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Are We There Yet? vol. 73 Thumbnail

Are We There Yet? vol. 73

Like many of you, I have been watching some of the Olympics this year. The lack of crowds and stories about the new relationships forged by athletes from different countries have made it less interesting for me but I still enjoy watching the competition.  The evolving story about Simone Biles has impacted me the most. In the past, it would have been unheard of for an athlete at the top of their game to prioritize their mental health much less withdrawing from competition.  I believe that it took a lot of courage for her to withdraw with the entire world watching with such high expectations. It is testament to how far we have come in being comfortable with discussing and addressing issues of mental health but I also think we have a long way to go in being more proactive in addressing the issues before they are so damaging to a person.

Issues of mental health touch us all. We all know someone, maybe ourselves, or family members or friends, who is struggling and trying to find solutions.   Some people have found, after a year and a half of life in Covid hibernation, more recent issues with mental health.  As athletes and celebrities talk about their struggles, others will feel that they don’t have to live in silent desperation and will be comfortable reaching out for help. I both admire and sympathize with Simone, for what she has gone through in the past and what she is going through now.  I hope that she recovers fully, not necessarily to being a top athlete, but to being happy and leading a fulfilling life, whatever that means to her. Our awareness of her struggle is the silver lining to this otherwise terrible situation and hopefully, we can continue to march forward so that others can be helped.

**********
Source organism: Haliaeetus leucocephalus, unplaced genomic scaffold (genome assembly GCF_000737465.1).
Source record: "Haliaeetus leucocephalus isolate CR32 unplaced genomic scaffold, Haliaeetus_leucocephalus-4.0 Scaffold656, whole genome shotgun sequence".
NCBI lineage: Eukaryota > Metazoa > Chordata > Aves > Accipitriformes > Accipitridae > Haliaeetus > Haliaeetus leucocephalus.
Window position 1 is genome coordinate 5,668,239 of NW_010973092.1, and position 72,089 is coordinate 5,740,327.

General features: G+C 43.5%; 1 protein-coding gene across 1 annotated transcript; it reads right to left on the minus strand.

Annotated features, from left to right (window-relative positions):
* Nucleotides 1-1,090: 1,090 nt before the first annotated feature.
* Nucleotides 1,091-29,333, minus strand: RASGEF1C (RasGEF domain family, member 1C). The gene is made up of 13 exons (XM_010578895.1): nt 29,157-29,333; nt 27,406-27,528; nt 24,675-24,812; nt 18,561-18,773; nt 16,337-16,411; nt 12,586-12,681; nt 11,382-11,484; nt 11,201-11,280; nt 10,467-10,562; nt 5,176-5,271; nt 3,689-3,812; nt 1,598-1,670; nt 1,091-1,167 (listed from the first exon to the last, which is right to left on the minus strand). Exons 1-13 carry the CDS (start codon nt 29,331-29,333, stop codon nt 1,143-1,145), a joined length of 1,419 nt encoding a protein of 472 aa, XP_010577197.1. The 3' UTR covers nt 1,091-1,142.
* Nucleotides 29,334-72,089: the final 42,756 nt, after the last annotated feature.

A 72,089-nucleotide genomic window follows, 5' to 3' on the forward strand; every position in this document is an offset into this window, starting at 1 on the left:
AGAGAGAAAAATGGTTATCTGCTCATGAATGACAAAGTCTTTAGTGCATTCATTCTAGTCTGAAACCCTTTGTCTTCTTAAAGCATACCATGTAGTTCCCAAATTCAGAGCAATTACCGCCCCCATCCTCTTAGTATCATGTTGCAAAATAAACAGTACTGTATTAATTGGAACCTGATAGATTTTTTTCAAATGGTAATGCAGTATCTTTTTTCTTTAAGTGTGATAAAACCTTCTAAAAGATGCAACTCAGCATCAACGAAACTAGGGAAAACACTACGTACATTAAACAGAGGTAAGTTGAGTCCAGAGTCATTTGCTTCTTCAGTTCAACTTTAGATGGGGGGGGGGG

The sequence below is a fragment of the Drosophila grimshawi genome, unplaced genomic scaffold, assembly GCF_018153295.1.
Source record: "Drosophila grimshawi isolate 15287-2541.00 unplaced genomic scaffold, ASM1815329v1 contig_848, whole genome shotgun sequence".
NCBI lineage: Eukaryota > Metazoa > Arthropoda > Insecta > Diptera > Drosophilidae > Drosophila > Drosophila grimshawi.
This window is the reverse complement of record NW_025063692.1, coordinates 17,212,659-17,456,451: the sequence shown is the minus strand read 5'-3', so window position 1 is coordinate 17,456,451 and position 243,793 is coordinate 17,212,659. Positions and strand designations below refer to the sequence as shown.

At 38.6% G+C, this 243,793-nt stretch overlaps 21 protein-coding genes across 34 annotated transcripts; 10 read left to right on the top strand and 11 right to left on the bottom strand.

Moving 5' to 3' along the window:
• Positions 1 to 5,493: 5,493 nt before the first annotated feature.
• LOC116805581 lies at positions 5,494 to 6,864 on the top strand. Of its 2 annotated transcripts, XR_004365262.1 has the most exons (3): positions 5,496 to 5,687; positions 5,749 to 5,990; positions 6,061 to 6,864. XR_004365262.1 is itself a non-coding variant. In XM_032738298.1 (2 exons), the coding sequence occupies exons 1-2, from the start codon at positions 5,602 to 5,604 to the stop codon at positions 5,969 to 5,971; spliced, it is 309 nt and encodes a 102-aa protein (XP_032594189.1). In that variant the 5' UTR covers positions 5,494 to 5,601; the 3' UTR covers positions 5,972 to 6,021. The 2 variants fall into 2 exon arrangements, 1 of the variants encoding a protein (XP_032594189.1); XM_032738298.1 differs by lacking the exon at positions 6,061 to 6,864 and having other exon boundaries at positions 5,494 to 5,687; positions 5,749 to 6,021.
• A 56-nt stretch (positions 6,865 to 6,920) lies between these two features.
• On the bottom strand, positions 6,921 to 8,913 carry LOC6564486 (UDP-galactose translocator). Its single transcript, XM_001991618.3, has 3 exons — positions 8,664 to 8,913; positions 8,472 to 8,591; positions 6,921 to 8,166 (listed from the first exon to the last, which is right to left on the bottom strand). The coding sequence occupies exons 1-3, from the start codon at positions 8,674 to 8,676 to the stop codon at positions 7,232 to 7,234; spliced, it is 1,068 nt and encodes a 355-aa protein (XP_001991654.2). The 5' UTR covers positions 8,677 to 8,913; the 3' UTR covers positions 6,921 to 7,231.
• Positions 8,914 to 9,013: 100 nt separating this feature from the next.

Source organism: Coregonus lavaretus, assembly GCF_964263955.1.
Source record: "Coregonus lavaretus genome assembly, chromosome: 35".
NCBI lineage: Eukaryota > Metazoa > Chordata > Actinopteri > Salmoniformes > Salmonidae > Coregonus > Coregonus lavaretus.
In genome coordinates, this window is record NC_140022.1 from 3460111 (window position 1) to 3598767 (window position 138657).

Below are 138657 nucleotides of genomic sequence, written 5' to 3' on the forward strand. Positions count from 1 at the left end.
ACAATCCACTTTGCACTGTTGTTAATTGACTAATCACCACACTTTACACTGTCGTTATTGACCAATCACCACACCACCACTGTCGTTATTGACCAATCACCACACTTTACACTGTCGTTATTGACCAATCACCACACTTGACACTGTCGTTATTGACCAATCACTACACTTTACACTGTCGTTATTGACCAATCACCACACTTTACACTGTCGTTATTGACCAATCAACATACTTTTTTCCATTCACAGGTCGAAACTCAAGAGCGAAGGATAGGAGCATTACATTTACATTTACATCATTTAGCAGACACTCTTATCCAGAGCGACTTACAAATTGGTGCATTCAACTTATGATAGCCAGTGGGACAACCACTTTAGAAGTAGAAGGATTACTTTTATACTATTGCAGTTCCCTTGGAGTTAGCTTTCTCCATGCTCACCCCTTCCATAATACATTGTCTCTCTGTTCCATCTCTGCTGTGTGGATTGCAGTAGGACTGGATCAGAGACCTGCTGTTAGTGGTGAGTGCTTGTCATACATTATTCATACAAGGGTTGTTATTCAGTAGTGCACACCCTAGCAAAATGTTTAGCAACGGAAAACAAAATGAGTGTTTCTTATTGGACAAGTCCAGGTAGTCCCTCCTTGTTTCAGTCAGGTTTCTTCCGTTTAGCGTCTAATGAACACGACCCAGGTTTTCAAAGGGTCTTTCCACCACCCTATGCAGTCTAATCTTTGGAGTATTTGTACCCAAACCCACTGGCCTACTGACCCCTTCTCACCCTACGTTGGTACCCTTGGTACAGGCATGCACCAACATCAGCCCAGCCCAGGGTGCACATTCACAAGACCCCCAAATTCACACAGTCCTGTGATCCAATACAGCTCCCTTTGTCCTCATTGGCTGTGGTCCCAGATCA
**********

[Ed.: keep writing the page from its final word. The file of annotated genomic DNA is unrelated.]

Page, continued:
This week’s selection is:


The Midnight Library by Matthew Haig

As noted by Goodreads, “Between life and death there is a library, and within that library, the shelves go on forever. Every book provides a chance to try another life you could have lived. To see how things would be if you had made other choices . . . Would you have done anything different, if you had the chance to undo your regrets? A dazzling novel about all the choices that go into a life well lived.”